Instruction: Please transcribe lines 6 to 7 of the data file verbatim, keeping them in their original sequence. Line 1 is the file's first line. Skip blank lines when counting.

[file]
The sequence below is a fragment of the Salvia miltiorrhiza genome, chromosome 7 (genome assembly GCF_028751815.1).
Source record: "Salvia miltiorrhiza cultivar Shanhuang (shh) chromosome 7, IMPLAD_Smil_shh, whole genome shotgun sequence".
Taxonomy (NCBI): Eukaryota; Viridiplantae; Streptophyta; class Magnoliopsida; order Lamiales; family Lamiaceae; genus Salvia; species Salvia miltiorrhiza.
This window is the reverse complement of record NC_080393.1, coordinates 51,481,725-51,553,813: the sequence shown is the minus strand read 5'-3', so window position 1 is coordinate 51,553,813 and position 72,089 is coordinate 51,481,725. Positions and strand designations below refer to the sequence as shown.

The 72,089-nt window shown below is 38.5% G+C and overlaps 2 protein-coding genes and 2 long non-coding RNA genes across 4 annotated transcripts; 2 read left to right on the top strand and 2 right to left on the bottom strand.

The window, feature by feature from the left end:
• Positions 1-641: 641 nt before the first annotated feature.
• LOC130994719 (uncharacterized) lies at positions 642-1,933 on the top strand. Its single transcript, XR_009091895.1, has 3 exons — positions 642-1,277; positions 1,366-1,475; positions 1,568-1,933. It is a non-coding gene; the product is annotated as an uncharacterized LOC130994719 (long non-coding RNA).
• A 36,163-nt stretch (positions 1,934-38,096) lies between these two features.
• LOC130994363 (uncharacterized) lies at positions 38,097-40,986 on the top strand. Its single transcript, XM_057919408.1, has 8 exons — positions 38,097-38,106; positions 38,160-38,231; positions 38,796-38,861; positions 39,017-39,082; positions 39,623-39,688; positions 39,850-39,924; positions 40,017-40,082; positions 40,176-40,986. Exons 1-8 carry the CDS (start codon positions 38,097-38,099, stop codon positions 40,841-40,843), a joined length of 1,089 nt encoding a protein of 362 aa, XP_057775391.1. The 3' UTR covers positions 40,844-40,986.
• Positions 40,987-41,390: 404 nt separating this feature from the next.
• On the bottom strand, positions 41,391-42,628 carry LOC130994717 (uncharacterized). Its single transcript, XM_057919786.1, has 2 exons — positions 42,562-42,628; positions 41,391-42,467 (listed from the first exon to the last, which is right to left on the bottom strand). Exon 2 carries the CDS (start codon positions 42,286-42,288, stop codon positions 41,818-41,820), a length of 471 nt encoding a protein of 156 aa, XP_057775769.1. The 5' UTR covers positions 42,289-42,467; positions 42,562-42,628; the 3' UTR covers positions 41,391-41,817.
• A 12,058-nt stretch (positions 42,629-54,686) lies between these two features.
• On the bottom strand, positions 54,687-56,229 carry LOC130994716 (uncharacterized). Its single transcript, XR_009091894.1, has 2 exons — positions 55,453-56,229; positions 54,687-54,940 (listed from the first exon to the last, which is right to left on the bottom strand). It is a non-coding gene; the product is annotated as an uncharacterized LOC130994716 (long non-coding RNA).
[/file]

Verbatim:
The window, feature by feature from the left end:
• Positions 1-641: 641 nt before the first annotated feature.